It's Police Procedure 101 that crooks are useful in order to catch crooks. But it's also common knowledge that crooks lie, especially to save their own skin, and that their knowledge may be much more limited than they claim it is. Why, Scholl asked in so many words, was his man Ford, codenamed "cleansweep" by the FBI, the subject of an investigation while other elected officials were not? Did the government merely rely on Joe Cooper, a corrupt lobbyist with a 1977 felony conviction and a 2007 conviction and pending sentence on a money-laundering charge involving drug dealers?
Netemeyer was seriously constrained in his ability to answer the question. Both sides had agreed that Rickey Peete, the former councilman who pleaded guilty to bribery charges developed with Cooper's undercover assistance, was off limits in this trial. The most Netemeyer could say was that Ford was "one aspect" of the investigation of the Memphis City Council and that the FBI predicated "the individuals involved." And he could not, of course, disclose information about active investigations or politicians that were never charged. Also, Netemeyer now works out of St. Louis and may be out of the local loop.
Netemeyer, echoing statements made by assistant U.S. Attorney Larry Laurenzi in his opening statement, said Ford had a documented relationship with developer Rusty Hyneman on a car lease and another relationship with developer Jackie Welch on financing for Ford's funeral home. Information provided by Cooper along with other information developed by the FBI gave agents "reasonable belief" that there was proper predication. Verifying Cooper's information about Hyneman and Welch might have "jeopardized the investigation" of the City Council. Neither Hyneman nor Welch has been charged with anything.
"I'm not aware that Mr. Ford had ever done a favor for Mr. Hyneman," Netemeyer said. He said FBI Special Agent In Charge My Harrison in Memphis makes the call on opening an investigation after predication is established. Officials in Washington are "copied" but approval is given at "field level." The standard for predication, Netemeyer said, is lower than the standard for probable cause.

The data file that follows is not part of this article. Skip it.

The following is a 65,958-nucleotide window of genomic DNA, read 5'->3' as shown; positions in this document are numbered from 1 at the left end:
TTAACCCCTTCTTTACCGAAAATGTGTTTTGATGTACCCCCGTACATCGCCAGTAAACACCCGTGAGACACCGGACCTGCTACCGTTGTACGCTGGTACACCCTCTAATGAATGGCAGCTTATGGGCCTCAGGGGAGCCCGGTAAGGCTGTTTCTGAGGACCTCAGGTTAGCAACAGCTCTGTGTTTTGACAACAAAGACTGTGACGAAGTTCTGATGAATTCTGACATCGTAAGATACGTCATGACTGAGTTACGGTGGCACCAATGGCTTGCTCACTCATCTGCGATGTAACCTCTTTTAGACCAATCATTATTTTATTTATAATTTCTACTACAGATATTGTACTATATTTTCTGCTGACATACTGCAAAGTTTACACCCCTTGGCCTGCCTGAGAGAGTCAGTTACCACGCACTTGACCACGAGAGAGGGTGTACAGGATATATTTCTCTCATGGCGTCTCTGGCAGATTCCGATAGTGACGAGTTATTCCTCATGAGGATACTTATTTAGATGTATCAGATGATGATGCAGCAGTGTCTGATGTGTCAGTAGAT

The gist of Netemeyer's statements, along with previous statements from federal prosecutors in Memphis, is that major decisions about corruption investigations are made at the local level. Public corruption specialists in Washington are in the loop, and approval for sting operations such as Operation Tennessee Waltz must be granted from Washington. But the decision making -- call it predication or targeting, if you will -- is made locally, not by the Attorney General of the United States who, like the United States attorneys around the country, is a political appointee. Former Attorney General Alberto Gonzales was criticized last year for removing assistant United States attorneys for what some members of Congress -- mostly Democrats -- felt were political reasons. Both Laurenzi and Tennessee Waltz prosecutor Tim DiScenza are veteran career prosecutors.
Controlling the Memphis message. Three times this year police and top public officials have bypassed most if not all of the local media and granted interviews or access to national media. Memphis City Schools interim superintendent Dan Ward went on the OReilly Factor on Fox News to talk about videos of sexy "dancing" taken at Mitchell High School and first shown by WREG-TV Channel 3. Mayor Willie Herenton gave an interview to New York Times reporter Shaila Dewan about his "retirement" letter and thoughts about being superintendent (and, it should be noted, another interview to local station Fox 13 News). And producers of the television program The First 48 have had special access to crime scenes, including the mass murders on Lester Street, where local reporters were kept outside the yellow tape half a block from the house for several days. MPD is ending its relationship with the program after members of the City Council objected about the seedy image of Memphis that is being conveyed to a national audience. Best foot forward. Hide the dirty laundry, or at least dont flaunt it. Reportorial turf protection and jealousy. All of those are at work here. My view on The First 48, which I have only seen parts of twice: enough is enough.
Kudos to Suhair Lauck and her Little Tea Shop downtown for being featured in the Food Network's program Diners, Drive-ins and Dives. The program with host Guy Fieri will air on May 18th at 3 p.m. and 10:30 p.m. and on May 19th at 1:30 a.m. And kudos to Felicia Suzanne's, Opera Memphis, and the Center City Commission for a classy lunch-hour event last week in the courtyard just north of the downtown restaurant on Main Street. Nice idea, and probably the first outdoor live-opera performance downtown in decades (ever?). And one more kudo to Calvin Turley and the Cotton Museum for a Sunday afternoon gig featuring Memphis jazz musicians and Dancing With The Stars-quality dancing by members of the local Red Hot Lindy Hop dancers.